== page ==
Simon Josefsson <jas(_at_)extundo(_dot_)com> writes:
Keith Moore <moore(_at_)cs(_dot_)utk(_dot_)edu> writes:
That's not in itself an argument against MFT - just an argument against
the notion that MFT provides a reliable "reply to list" feature.
Right. Thinking of MFT as a "reply to list" feature is misleading.
Valid point. I apologize for the introduced confusion.
MFT is the "reply to list" feature that I actually *want* -- I can't
imagine a circumstance in which I'd want the version of "reply to list"
that excludes users who explicitly want copies of the thread. For that
exceptionally rare situation, I'd delete those addresses manually. But
you're correct that it's not quite a "reply to list" as Charles was
If MFT help some people, and (of course) do not harm others, it is
useful. I haven't seen any arguments that MFT is harmful, only that it
might not be useful enough or that it has bad legacy behavior. Which
are much weaker arguments.
Populating MFT automatically based on what is gleaned from List-Post is
just a bad idea though.
Please note that having a smart MUA figure this out for you doesn't mean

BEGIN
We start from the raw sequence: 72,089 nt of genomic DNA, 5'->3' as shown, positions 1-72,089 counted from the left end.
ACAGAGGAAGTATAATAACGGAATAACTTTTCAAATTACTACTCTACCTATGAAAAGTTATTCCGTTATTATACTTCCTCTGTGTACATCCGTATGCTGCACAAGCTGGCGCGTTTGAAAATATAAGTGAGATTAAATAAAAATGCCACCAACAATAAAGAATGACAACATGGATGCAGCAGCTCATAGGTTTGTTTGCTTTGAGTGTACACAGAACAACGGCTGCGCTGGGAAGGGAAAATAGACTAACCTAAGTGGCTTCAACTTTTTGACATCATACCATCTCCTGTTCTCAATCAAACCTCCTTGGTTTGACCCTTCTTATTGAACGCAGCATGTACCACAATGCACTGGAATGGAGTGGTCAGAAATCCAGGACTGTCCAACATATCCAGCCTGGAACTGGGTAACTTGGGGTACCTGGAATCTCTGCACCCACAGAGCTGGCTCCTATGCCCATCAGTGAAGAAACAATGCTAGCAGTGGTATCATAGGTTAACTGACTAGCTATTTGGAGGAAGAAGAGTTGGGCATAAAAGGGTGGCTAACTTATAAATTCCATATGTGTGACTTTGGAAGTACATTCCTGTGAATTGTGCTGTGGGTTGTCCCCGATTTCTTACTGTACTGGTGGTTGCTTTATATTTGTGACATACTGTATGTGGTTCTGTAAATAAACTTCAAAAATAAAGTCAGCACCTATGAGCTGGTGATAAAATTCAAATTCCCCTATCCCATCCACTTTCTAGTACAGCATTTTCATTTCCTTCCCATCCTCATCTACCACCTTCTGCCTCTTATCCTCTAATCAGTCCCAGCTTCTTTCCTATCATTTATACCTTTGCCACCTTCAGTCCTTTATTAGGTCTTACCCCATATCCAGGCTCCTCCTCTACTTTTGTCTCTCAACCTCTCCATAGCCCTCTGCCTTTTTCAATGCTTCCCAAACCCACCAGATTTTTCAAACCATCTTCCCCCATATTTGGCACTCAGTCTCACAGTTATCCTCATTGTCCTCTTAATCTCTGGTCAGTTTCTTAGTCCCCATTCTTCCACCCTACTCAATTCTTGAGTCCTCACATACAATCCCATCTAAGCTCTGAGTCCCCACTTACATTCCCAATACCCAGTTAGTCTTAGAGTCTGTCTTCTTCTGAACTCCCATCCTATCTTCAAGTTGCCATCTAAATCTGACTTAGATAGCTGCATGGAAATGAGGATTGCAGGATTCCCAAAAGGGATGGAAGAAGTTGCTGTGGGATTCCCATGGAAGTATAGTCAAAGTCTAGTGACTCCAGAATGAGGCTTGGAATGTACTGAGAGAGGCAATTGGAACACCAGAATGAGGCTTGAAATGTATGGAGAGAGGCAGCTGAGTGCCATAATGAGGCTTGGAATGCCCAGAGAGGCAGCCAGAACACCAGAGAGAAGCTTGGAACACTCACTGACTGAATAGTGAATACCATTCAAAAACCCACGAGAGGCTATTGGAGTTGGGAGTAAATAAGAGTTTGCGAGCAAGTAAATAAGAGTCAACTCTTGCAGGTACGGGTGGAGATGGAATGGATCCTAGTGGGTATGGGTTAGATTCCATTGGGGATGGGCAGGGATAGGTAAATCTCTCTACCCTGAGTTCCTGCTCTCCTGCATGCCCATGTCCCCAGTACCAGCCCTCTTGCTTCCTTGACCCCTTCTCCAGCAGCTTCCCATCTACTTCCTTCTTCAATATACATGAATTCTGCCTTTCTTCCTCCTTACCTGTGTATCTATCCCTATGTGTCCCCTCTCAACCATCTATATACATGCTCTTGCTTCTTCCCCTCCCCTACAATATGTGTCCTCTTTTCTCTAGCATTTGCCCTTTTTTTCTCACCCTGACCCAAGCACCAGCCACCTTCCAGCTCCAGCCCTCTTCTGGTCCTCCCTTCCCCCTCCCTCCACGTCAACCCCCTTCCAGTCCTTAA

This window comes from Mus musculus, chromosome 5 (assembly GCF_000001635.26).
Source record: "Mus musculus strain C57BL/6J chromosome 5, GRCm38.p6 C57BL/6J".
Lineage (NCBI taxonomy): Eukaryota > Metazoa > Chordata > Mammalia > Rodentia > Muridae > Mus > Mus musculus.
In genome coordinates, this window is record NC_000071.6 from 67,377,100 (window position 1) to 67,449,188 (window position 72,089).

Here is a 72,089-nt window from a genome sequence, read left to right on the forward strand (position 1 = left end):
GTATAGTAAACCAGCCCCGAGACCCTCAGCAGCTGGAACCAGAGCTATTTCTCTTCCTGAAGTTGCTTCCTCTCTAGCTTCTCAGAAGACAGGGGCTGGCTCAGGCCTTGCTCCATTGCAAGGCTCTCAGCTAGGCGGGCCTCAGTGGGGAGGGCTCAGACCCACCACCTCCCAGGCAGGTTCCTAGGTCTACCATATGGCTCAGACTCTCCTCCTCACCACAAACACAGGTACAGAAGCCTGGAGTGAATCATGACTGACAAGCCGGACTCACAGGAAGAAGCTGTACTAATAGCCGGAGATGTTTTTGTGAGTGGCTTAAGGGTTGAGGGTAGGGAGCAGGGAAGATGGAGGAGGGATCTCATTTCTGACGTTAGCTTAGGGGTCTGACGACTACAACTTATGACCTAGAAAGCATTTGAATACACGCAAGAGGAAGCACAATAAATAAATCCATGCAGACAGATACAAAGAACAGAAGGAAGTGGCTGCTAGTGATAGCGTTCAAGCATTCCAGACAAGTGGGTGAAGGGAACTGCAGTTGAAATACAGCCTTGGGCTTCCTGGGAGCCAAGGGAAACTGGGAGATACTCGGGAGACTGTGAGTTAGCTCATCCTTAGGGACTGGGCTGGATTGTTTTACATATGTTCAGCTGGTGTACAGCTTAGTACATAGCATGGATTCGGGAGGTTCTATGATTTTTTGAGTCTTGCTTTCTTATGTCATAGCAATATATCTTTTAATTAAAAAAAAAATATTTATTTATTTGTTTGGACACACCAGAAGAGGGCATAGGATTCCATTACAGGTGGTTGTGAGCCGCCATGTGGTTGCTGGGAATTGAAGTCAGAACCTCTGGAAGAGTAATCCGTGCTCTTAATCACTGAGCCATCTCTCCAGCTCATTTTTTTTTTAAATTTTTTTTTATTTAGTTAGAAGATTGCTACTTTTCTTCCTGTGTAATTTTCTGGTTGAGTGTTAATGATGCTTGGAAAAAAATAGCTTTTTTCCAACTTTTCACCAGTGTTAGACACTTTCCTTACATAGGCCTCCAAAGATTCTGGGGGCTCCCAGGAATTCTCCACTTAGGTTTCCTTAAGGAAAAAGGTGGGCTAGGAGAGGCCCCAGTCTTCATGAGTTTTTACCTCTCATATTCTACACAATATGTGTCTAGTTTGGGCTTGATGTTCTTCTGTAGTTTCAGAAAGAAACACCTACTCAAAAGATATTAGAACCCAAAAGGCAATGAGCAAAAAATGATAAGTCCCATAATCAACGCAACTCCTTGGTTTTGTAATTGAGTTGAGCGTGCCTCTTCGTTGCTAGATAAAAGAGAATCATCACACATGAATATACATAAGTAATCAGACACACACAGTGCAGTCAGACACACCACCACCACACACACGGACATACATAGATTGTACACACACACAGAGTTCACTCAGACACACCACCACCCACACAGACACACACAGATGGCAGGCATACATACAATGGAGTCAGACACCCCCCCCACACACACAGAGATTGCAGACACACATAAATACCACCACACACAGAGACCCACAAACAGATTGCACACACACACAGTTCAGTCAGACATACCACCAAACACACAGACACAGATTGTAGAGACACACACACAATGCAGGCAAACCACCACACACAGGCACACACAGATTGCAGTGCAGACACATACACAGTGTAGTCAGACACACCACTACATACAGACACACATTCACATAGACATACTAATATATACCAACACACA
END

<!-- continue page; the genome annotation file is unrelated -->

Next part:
it needs to be on full automatic. Gnus already has some support for doing
this sort of thing at the prompting of the user.
Ideally, MUAs should know how to subscribe to mailing lists for you so
that they can track your subscription, keep track of changes to the
submission address (as long as List-Id doesn't change), keep track of how
to unsubscribe (from List-* headers) so that you can do so at the click of
a button, and in the process keep MFT working for you if you want. I've
not seen one that does this yet, but I can easily imagine a way of doing
it that would still be entirely under my control.
But then, I use Gnus, and am not the average mail user. Most people seem
to limp along with something like Outlook without any filtering, folders,
or any of the features without which my mail would be unreadable. So this
may just baffle them completely.
On the gripping hand, users who don't know how to use e-mail usually
aren't on the sheer quantity of mailing lists that make these sorts of
things useful, don't deal with the edge cases that annoy the rest of us,
and are usually fairly happy with Reply-To set to the list (in my
experience running mailing lists for the last ten years).
Russ Allbery (rra(_at_)stanford(_dot_)edu)